We're still trying to piece together what happened with the South Korean ferry that capsized last week. But what we do know is that some heroes stood up to save passengers, even at a great cost to themselves.
Four hundred and seventy-six people were aboard the Sewol, which tragically capsized on Wednesday — one of them was 22-year-old Park Ji-young. She worked in the cafeteria, not as part of the crew. The ship's communication officer announced to passengers that it was "more dangerous to move" than to risk a disorderly evacuation. Frigid water was filling the ferry's lower levels, causing it to list hard to one side.
The crew didn't stick around to help anyone else. It was Park who stayed behind to calm down frightened children and pass out life jackets. She didn't save one for herself, and she told passengers that she wouldn't leave the boat until every passenger was safely off and accounted for. "After saving you, I will get out," she reportedly said. "The crew goes out last."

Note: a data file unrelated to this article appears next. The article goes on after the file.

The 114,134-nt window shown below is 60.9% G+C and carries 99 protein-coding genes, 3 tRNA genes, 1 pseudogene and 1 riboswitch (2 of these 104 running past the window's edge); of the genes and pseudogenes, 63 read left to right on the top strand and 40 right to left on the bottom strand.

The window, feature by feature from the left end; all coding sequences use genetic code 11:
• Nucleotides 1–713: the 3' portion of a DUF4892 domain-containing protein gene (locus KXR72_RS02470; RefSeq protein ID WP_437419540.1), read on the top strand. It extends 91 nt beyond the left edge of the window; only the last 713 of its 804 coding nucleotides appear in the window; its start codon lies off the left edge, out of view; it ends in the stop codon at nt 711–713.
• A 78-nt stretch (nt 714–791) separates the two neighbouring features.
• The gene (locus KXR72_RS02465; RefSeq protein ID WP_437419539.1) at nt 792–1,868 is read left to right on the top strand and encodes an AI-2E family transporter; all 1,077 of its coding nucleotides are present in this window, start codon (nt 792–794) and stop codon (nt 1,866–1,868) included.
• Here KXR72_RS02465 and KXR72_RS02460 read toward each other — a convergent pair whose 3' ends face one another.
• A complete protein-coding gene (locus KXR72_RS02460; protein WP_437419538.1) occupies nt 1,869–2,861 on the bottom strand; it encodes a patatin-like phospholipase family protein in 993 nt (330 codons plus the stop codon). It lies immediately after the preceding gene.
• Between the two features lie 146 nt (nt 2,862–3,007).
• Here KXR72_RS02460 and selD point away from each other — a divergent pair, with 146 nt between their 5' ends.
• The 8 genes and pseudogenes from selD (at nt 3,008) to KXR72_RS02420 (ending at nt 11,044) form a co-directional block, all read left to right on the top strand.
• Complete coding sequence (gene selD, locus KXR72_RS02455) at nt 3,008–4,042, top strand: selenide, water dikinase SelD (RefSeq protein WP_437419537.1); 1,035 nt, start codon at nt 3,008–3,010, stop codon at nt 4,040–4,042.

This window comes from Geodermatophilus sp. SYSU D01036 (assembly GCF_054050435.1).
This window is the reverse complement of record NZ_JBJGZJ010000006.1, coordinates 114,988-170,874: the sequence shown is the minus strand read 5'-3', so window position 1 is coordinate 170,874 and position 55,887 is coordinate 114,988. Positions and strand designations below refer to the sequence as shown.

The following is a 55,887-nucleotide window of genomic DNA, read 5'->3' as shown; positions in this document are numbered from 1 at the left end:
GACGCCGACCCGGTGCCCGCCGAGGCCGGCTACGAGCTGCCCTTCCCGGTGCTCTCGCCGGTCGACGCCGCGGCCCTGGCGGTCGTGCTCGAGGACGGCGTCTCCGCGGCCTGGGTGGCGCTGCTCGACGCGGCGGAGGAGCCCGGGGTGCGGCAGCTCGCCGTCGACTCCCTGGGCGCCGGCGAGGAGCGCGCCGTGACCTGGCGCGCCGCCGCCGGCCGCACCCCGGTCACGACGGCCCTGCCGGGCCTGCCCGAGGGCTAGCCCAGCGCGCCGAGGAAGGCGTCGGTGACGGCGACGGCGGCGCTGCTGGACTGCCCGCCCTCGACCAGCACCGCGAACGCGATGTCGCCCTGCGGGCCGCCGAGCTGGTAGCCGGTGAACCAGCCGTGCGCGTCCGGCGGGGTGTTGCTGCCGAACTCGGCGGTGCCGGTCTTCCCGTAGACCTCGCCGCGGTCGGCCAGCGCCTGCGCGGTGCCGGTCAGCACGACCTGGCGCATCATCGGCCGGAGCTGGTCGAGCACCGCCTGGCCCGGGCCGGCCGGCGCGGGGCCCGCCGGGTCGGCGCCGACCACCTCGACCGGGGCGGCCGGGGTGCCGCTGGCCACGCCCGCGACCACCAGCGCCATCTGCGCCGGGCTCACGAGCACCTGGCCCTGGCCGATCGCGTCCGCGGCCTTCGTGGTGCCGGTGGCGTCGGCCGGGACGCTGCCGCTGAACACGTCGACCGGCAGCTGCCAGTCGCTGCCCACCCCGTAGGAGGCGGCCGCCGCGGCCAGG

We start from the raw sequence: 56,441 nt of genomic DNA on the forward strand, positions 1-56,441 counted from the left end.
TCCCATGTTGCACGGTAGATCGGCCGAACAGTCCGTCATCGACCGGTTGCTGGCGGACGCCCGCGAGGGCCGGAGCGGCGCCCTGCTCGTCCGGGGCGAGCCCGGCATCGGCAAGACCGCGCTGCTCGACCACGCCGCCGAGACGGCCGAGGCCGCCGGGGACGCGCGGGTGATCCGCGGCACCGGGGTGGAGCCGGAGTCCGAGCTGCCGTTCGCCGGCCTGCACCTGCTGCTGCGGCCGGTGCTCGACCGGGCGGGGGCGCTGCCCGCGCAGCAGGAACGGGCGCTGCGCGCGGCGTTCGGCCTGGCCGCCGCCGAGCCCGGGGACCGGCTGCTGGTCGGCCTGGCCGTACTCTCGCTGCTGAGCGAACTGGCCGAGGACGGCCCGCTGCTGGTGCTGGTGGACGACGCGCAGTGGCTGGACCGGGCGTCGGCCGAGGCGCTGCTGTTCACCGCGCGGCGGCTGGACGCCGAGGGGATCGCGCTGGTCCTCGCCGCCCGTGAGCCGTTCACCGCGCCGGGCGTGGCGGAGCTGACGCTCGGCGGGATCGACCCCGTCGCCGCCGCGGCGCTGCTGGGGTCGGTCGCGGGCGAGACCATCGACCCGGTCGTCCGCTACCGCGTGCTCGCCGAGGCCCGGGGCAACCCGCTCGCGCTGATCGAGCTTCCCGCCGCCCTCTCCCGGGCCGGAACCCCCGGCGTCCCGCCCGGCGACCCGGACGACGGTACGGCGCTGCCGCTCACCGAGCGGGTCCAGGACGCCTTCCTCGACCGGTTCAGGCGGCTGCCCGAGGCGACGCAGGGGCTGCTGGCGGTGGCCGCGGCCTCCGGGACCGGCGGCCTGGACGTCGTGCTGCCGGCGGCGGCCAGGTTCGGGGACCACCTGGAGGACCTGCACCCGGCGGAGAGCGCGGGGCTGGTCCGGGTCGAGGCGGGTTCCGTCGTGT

"Park pushed shocked passengers toward the exit even when the water was up to her chest," said one witness.
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Park's body was found Wednesday. So far the death toll from the Sewol disaster stands at 87, with 215 still missing. Divers do not expect to find other survivors.
When the Sewol began to take water and capsize, possibly after making a sharp turn, Captain Lee Joon-seok was "tending to something" in his cabin. Kang Hae-seong, the communications officer, instructed passengers to stay inside and wait. Kang said he could not remember ever participating in an evacuation drill, and that he didn't have time to look over the manual. Captain Lee said, "Abandoning the ship without discretion would make you drift off a fairly far distance and cause a lot of trouble." He elected not to evacuate his passengers, just himself. He now faces between five years and life in prison for his conduct.
None of this will be of much comfort to the families of those who lost loved ones, including Park's family. "I can't believe you left us," her mother cried when Park's body arrived at the hospital.
Fred Rogers, known for his long-running children's television show, said that when things get scary, look for the helpers. Passengers on the Sewol were lucky enough to find Park Ji-yong.